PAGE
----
• a) Satisfactory or exceptional employee performance
  • b) Integrity issues
  • c) Training opportunities
  • d) Housekeeping
  • e) Revenue building opportunities (i.e. room service salesmanship)
  • e) Facility maintenance, to include possible liability issues.

Prudent operators use these reports as a tool to work with and develop management and staff, and prevent / correct problems. Once the evaluation has been performed, the key is to utilize the information provided in a most meaningful way. For the balance of this article, we will focus only on personnel ramifications.

There may be issues if the mystery shopper report is used as the ONLY basis for discipline staff. Using the report as a springboard for further research is most preferable.

It is essential that Management adhere to procedure when disciplinary action is required. For example, if the evaluator reported that his room was not properly cleaned, the Executive Housekeeper could begin periodic spot checks and use his/her own observations as the basis for corrective action against any implicated employees. Or, if the evaluator reported inconsistent cash handling procedures in the bar, Management could deal with the problem by re-issuing Policies & Procedures and re-instructing its employees on proper cash handling. Establish the perception of control with your staff.

Management research, by using in house personnel, can often assure everyone involved of the thoroughness and accuracy of details provided. Consider though, that in house test may not garner the same perspective of hotel services as that of an anonymous evaluator.


What would be the proper use of such reports in personal issues Mike?

Lets talk about any employee, not just casino dealers. Often Scott, Management’s gut reaction is to view the shopper’s report as the gospel . . . sufficient evidence for disciplinary action. In using a reputable established shopper firm, there should seldom be an issue, but I recommend they scrutinize the facts closely.

Call the Shopper Company and ask to speak with the shopper. They should solidify their comfort level with the shoppers’ credibility and the details provided in their report. Detailed narratives are significantly more credible than an audit checklist or a yes/no format with limited comments.

If the report is to be used as a basis for disciplinary action, that action may be challenged, (i.e. union grievances) and the evaluator must be ready to testify. Before deciding to use the evaluator report as the sole documentation for employee discipline management should consider an arbitrator may not take an evaluators report at face value.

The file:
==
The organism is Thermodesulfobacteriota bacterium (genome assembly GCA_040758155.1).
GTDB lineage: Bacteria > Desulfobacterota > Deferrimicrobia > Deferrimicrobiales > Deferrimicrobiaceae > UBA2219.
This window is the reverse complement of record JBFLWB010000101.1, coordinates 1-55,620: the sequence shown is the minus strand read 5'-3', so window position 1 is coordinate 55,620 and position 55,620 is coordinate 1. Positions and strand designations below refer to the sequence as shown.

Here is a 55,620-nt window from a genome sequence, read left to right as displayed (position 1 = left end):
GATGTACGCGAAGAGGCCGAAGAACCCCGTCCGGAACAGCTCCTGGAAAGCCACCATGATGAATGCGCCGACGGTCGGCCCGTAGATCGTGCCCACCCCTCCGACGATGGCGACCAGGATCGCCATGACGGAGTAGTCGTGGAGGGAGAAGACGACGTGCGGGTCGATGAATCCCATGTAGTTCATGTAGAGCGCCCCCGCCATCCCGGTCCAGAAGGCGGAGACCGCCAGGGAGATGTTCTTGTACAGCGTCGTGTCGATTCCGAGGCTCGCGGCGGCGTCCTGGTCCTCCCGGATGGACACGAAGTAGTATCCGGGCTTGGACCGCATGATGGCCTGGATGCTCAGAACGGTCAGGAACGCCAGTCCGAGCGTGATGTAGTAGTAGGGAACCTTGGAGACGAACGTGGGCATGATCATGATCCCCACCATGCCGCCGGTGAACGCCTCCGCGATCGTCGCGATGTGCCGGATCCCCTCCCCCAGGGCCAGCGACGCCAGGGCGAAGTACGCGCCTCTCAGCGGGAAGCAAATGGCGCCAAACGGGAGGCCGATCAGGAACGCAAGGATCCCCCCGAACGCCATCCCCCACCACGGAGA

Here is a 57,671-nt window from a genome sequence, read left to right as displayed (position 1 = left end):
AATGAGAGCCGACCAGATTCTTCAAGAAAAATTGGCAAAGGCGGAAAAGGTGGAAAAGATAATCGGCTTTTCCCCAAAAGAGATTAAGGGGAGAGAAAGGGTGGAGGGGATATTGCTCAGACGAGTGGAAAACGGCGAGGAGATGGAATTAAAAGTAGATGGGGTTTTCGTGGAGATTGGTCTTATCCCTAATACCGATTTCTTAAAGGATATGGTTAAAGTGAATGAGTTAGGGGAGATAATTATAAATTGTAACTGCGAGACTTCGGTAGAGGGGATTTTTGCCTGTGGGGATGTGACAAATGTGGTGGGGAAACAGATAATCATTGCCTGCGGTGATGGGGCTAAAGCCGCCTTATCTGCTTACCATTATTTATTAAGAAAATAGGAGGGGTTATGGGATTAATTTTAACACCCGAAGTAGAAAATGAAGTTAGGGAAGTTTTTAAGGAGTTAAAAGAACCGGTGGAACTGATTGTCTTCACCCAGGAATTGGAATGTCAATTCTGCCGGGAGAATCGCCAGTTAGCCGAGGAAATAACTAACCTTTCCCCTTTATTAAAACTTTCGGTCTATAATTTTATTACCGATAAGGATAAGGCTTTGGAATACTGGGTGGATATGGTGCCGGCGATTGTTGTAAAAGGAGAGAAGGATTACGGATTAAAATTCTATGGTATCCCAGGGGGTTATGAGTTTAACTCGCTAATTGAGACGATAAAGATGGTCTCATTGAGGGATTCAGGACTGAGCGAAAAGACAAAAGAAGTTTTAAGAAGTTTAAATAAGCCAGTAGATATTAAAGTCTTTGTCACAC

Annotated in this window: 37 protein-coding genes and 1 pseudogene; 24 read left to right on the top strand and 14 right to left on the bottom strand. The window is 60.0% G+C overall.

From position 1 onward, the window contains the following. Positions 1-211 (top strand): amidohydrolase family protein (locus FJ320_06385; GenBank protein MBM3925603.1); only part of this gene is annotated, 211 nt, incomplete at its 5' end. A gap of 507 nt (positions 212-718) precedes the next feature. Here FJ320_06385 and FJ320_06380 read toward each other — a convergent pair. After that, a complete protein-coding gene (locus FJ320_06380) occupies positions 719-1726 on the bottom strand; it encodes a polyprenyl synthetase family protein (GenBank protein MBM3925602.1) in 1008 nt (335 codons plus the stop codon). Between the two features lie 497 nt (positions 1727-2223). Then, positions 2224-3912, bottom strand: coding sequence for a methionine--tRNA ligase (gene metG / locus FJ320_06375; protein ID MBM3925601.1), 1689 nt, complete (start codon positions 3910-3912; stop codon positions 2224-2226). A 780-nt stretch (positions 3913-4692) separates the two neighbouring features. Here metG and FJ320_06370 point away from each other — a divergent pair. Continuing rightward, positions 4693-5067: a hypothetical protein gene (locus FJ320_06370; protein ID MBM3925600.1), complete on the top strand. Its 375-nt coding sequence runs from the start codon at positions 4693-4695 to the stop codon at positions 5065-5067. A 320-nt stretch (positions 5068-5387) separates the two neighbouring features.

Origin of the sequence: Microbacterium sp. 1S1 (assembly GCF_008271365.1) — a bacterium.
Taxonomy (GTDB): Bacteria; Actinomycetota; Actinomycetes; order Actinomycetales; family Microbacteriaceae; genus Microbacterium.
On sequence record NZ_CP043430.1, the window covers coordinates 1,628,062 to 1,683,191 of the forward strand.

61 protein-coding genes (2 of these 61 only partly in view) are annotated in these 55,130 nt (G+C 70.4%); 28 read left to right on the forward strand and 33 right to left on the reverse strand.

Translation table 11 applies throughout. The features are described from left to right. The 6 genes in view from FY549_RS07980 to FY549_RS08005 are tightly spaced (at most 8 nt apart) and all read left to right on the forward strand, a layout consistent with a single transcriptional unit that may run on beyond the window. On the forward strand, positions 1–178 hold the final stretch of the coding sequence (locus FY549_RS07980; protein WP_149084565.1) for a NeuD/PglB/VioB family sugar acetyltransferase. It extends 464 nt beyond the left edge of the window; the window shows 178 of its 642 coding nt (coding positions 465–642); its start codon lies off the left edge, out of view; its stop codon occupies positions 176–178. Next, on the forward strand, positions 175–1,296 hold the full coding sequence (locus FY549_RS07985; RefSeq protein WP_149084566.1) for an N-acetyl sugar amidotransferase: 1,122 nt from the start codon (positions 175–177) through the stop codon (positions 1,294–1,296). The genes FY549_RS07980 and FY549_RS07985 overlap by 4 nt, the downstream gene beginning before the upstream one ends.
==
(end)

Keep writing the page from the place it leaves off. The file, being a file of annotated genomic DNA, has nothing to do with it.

They should insure that they have acted promptly in investigating the facts and deciding upon potential disciplinary action. The shorter the time lapse between the incident and the action, the better, as time can undermine the report’s usefulness. Some union contracts require discipline take place within 48 hours of your receipt of the report.

They should talk with the employee in question to get their side of the story. Employees in California for example must be given relevant portions of the report prior to discipline being imposed. Management is also required to fully investigate the employee’s explanation. Find and interview witnesses. Remember . . . innocent till proven guilty.

Management should completely review and save all evidence, especially with reports that involve possible financial improprieties. All original checks, credit card vouchers and register tapes must be reviewed to see if there is any explanation other than employee misconduct for discrepancies. Check for patterns of “overages” or even drawers that always balance to the penny. Check and double-check.

Make an honest assessment if the rule or procedure violated has been adequately published and enforced. Actions that seem to violate house procedures may be overturned if there has not been consistent enforcement.

IN SUMMARY

  • A) Management should ensure your operational policies are clearly written and reviewed with some frequency. Most are out of sight, and out of mind.
  • B) Use of credible mystery shopper firm periodically pays dividends.
  • C) Management should use the reports to reinforce positive behavior and establish a “Perception of control” with their staff.
  • D) Commit to diligence & speed in researching the details of a report.
  • E) Think before you react. Be consistent in your actions.
  • F) Consider the ramifications of disciplinary action, but DO TAKE ACTION as the need requires.
  • G) When in doubt, get HR or Legal involved.

It is all very simple Scott, and VERY SERIOUS.

That all on my end Sir. Good discussion. Thank you for your time Mr Bare.